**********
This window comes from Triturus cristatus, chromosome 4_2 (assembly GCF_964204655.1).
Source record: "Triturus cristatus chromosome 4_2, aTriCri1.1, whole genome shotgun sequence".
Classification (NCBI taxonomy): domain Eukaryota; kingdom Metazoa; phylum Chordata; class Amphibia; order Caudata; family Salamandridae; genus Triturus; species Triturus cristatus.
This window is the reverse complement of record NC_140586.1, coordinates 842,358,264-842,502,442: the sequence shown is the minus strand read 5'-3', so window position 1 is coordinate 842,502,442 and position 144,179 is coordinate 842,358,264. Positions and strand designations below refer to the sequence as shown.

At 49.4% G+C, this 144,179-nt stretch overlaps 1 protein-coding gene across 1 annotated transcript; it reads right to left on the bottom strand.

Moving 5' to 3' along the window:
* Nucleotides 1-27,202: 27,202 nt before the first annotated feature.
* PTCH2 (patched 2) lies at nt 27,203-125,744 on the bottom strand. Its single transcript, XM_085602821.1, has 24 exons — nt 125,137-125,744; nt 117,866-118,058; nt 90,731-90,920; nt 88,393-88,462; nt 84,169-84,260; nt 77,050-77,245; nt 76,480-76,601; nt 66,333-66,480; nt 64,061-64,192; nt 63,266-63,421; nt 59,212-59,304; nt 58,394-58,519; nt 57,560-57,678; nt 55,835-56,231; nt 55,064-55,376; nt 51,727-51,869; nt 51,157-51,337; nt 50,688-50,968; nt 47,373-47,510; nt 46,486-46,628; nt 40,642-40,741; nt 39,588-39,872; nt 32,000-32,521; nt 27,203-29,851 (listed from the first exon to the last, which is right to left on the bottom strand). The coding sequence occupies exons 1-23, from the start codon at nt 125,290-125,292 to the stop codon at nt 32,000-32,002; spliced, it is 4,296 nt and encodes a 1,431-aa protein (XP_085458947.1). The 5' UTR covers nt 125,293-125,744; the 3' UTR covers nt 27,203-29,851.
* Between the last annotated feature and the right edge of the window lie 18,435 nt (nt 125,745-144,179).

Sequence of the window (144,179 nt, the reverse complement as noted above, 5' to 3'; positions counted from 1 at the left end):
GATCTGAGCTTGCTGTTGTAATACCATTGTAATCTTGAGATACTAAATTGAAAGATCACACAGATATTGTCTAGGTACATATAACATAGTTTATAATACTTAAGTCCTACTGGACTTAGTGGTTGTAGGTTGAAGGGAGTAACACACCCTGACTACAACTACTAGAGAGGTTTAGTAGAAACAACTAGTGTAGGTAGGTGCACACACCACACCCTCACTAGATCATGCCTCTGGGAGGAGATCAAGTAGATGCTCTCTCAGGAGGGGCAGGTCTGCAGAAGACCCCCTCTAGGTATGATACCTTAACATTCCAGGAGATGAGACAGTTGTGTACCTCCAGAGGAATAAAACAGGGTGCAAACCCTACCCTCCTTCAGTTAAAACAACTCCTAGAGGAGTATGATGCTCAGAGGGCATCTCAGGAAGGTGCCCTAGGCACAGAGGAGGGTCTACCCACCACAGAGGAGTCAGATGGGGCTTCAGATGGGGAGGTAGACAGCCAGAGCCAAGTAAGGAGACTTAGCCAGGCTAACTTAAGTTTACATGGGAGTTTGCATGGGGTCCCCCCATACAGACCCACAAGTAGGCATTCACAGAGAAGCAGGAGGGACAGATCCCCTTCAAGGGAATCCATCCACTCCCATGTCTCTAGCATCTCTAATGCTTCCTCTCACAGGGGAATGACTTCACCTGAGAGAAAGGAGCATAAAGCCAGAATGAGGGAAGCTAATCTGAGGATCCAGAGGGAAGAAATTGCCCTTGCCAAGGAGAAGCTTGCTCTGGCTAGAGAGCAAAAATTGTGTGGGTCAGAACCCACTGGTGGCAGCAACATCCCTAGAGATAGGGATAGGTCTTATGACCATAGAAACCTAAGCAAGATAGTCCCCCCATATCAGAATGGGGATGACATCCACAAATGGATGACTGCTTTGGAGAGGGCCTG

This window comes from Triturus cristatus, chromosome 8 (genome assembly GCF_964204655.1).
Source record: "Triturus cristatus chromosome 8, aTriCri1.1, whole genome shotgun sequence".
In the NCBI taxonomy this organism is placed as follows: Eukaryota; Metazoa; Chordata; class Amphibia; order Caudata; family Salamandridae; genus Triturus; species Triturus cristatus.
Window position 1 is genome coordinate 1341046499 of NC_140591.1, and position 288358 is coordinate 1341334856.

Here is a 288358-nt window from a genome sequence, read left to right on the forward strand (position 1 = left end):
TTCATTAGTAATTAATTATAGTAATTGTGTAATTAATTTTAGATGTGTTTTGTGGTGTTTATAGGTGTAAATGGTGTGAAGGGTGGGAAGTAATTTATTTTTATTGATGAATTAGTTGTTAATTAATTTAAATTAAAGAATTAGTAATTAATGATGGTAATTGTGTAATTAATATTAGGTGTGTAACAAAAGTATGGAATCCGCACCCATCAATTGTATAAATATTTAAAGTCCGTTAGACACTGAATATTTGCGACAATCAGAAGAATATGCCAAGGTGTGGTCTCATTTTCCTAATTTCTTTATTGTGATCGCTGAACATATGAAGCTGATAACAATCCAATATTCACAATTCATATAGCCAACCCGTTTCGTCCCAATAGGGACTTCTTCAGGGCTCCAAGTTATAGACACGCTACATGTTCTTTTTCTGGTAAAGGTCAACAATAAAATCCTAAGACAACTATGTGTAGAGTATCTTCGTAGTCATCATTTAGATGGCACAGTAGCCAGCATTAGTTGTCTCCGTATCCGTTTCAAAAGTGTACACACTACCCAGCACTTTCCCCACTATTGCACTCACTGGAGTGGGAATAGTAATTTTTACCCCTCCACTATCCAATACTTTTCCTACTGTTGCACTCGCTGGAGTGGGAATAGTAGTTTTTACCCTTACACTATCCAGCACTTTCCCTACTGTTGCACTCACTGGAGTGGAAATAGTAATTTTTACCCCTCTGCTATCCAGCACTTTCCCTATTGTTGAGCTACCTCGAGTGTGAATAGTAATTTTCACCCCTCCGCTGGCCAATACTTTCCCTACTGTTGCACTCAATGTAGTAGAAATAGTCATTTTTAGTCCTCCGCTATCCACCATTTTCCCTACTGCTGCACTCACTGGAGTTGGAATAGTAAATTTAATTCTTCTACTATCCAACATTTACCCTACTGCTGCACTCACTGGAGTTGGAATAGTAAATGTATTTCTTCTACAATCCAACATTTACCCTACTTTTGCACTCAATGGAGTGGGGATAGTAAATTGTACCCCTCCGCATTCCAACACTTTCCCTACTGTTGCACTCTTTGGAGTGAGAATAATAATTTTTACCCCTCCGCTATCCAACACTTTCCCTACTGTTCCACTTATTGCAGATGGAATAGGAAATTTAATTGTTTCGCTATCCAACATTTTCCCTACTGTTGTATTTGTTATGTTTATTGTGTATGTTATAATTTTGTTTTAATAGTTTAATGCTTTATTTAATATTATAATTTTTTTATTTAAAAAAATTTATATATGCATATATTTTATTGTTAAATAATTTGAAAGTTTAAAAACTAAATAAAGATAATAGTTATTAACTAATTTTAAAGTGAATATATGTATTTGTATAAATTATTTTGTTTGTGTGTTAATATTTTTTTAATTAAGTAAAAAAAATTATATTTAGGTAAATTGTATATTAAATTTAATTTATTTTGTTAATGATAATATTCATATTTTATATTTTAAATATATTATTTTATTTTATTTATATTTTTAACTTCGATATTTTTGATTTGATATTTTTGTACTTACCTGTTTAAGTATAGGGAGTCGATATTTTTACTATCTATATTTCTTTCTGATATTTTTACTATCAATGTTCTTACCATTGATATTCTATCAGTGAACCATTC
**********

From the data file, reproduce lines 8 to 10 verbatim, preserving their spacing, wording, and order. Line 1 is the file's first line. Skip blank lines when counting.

* PTCH2 (patched 2) lies at nt 27,203-125,744 on the bottom strand. Its single transcript, XM_085602821.1, has 24 exons — nt 125,137-125,744; nt 117,866-118,058; nt 90,731-90,920; nt 88,393-88,462; nt 84,169-84,260; nt 77,050-77,245; nt 76,480-76,601; nt 66,333-66,480; nt 64,061-64,192; nt 63,266-63,421; nt 59,212-59,304; nt 58,394-58,519; nt 57,560-57,678; nt 55,835-56,231; nt 55,064-55,376; nt 51,727-51,869; nt 51,157-51,337; nt 50,688-50,968; nt 47,373-47,510; nt 46,486-46,628; nt 40,642-40,741; nt 39,588-39,872; nt 32,000-32,521; nt 27,203-29,851 (listed from the first exon to the last, which is right to left on the bottom strand). The coding sequence occupies exons 1-23, from the start codon at nt 125,290-125,292 to the stop codon at nt 32,000-32,002; spliced, it is 4,296 nt and encodes a 1,431-aa protein (XP_085458947.1). The 5' UTR covers nt 125,293-125,744; the 3' UTR covers nt 27,203-29,851.
* Between the last annotated feature and the right edge of the window lie 18,435 nt (nt 125,745-144,179).

Sequence of the window (144,179 nt, the reverse complement as noted above, 5' to 3'; positions counted from 1 at the left end):